NATO to discuss Open Skies treaty after US announces withdrawal

WION Web Team New York, New York, United States of America May 22, 2020, 04.34 PM(IST)

NATO Photograph:( Reuters )

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The United States on Thursday announced its intention to withdraw from the treaty allowing unarmed surveillance flights over member countries.

North Atlantic Treaty Organisation (NATO) envoys are set to discuss the future of the Open Skies treaty on Friday after the United States announced it would quit the 35-nation pact.

The United States on Thursday announced its intention to withdraw from the treaty allowing unarmed surveillance flights over member countries.

The administration said Russia has repeatedly violated the pact's terms. Senior officials said the pullout will formally take place in six months, based on the treaty's withdrawal terms.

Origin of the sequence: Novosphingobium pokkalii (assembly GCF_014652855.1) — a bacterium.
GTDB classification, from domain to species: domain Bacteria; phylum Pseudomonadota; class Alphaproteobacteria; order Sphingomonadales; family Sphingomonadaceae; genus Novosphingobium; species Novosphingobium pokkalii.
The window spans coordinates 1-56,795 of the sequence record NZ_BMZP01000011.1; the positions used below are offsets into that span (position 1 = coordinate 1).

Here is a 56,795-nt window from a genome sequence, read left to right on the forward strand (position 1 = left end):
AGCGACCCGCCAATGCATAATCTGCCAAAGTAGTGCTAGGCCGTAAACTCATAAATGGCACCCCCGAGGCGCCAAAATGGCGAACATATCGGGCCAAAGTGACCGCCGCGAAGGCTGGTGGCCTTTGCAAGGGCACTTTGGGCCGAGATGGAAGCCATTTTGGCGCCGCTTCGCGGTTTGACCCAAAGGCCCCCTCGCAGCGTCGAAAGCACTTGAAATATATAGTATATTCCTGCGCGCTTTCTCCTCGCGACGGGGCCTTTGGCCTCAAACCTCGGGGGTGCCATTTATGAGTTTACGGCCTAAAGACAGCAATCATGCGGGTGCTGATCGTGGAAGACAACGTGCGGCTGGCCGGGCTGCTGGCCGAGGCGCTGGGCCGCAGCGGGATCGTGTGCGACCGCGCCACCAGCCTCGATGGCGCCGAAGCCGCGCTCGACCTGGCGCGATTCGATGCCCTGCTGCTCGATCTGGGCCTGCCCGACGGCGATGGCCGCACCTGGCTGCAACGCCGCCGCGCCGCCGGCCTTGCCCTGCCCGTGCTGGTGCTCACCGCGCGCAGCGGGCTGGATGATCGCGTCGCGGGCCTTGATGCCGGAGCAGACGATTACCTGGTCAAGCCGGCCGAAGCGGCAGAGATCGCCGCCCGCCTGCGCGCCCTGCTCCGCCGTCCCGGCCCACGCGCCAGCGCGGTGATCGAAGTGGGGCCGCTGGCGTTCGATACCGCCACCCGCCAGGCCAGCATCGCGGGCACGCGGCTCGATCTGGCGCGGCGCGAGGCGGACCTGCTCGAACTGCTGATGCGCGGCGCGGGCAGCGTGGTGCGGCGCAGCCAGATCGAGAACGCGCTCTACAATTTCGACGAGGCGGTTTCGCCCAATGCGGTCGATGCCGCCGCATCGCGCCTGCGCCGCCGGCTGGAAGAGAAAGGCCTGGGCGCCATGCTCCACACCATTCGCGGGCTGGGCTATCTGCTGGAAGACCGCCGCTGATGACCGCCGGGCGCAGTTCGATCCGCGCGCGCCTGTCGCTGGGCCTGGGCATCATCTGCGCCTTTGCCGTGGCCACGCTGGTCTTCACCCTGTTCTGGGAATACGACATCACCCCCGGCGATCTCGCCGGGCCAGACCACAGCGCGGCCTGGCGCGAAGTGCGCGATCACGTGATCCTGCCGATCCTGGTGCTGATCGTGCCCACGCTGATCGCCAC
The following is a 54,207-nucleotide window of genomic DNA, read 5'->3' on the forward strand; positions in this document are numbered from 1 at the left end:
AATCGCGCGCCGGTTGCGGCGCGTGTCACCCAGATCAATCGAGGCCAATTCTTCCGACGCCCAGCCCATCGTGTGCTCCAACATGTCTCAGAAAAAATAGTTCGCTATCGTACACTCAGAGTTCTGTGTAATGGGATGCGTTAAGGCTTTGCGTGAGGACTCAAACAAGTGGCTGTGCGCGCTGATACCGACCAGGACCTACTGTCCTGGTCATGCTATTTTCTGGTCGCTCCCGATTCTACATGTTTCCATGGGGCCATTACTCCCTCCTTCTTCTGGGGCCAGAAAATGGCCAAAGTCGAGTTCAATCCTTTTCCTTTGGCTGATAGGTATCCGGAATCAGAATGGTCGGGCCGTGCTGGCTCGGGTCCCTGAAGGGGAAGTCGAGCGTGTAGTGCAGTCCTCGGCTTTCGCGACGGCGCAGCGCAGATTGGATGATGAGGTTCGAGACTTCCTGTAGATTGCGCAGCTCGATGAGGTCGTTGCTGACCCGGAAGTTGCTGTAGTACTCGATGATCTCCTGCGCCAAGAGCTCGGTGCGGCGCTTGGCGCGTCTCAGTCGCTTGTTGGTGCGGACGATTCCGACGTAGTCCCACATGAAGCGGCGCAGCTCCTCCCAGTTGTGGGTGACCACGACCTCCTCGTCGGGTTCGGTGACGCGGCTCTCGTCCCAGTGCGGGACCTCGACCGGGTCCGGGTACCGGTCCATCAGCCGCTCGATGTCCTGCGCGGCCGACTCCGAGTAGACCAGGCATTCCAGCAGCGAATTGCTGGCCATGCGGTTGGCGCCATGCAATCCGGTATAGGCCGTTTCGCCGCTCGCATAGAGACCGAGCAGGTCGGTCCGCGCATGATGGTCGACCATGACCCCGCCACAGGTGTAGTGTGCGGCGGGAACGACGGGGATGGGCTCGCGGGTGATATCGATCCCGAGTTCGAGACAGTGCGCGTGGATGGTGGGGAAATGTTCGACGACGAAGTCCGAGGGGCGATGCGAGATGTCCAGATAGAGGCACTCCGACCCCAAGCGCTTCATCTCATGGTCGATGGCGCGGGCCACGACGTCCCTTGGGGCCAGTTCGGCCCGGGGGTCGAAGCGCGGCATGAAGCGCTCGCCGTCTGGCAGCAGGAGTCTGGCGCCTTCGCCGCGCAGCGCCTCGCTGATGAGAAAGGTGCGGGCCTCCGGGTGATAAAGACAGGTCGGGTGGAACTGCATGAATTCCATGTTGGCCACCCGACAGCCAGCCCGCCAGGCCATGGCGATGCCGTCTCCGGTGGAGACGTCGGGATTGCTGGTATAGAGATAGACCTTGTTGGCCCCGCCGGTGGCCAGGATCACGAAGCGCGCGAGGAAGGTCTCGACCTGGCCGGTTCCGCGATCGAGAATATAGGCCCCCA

Russia, to this end, said this would affect the interests of all of its participants, who are also members of NATO.

Also read | US pulls out of Open Skies treaty; Russia says it will affect all members

The Open Skies treaty, proposed by US President Dwight Eisenhower in 1955, was signed in 1992 and took effect in 2002. The idea is to let member nations make surveillance flights over each other's countries to build trust.

The US move deepens doubts about whether Washington will seek to extend the 2010 New START accord, which imposes the last remaining limits on U.S. and Russian deployments of strategic nuclear arms to no more than 1,550 each. It expires in February.

US allies in the NATO have pressed Washington to not leave the Open Skies pact, whose unarmed overflights are aimed at bolstering confidence and providing members forewarning of surprise military attacks.